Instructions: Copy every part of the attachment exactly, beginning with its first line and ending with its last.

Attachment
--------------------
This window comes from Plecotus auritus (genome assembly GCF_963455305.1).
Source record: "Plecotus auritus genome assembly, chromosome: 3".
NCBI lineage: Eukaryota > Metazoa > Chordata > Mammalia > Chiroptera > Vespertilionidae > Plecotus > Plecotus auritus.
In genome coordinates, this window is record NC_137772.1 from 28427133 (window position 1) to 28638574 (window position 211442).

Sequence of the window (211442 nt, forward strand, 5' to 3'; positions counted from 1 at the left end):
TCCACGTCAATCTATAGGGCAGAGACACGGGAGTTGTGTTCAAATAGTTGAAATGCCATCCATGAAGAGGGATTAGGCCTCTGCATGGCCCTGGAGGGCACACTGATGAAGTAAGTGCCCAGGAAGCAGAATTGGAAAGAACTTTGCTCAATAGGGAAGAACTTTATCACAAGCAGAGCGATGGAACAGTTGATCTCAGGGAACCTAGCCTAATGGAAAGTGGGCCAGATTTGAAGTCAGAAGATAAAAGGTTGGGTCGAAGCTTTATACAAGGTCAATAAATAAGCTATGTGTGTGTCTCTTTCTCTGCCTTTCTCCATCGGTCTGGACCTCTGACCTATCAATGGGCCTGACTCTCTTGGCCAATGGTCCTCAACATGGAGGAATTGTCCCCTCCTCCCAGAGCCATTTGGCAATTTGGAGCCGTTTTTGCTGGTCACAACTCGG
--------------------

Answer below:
This window comes from Plecotus auritus (genome assembly GCF_963455305.1).
Source record: "Plecotus auritus genome assembly, chromosome: 3".
NCBI lineage: Eukaryota > Metazoa > Chordata > Mammalia > Chiroptera > Vespertilionidae > Plecotus > Plecotus auritus.
In genome coordinates, this window is record NC_137772.1 from 28427133 (window position 1) to 28638574 (window position 211442).

Sequence of the window (211442 nt, forward strand, 5' to 3'; positions counted from 1 at the left end):
TCCACGTCAATCTATAGGGCAGAGACACGGGAGTTGTGTTCAAATAGTTGAAATGCCATCCATGAAGAGGGATTAGGCCTCTGCATGGCCCTGGAGGGCACACTGATGAAGTAAGTGCCCAGGAAGCAGAATTGGAAAGAACTTTGCTCAATAGGGAAGAACTTTATCACAAGCAGAGCGATGGAACAGTTGATCTCAGGGAACCTAGCCTAATGGAAAGTGGGCCAGATTTGAAGTCAGAAGATAAAAGGTTGGGTCGAAGCTTTATACAAGGTCAATAAATAAGCTATGTGTGTGTCTCTTTCTCTGCCTTTCTCCATCGGTCTGGACCTCTGACCTATCAATGGGCCTGACTCTCTTGGCCAATGGTCCTCAACATGGAGGAATTGTCCCCTCCTCCCAGAGCCATTTGGCAATTTGGAGCCGTTTTTGCTGGTCACAACTCGG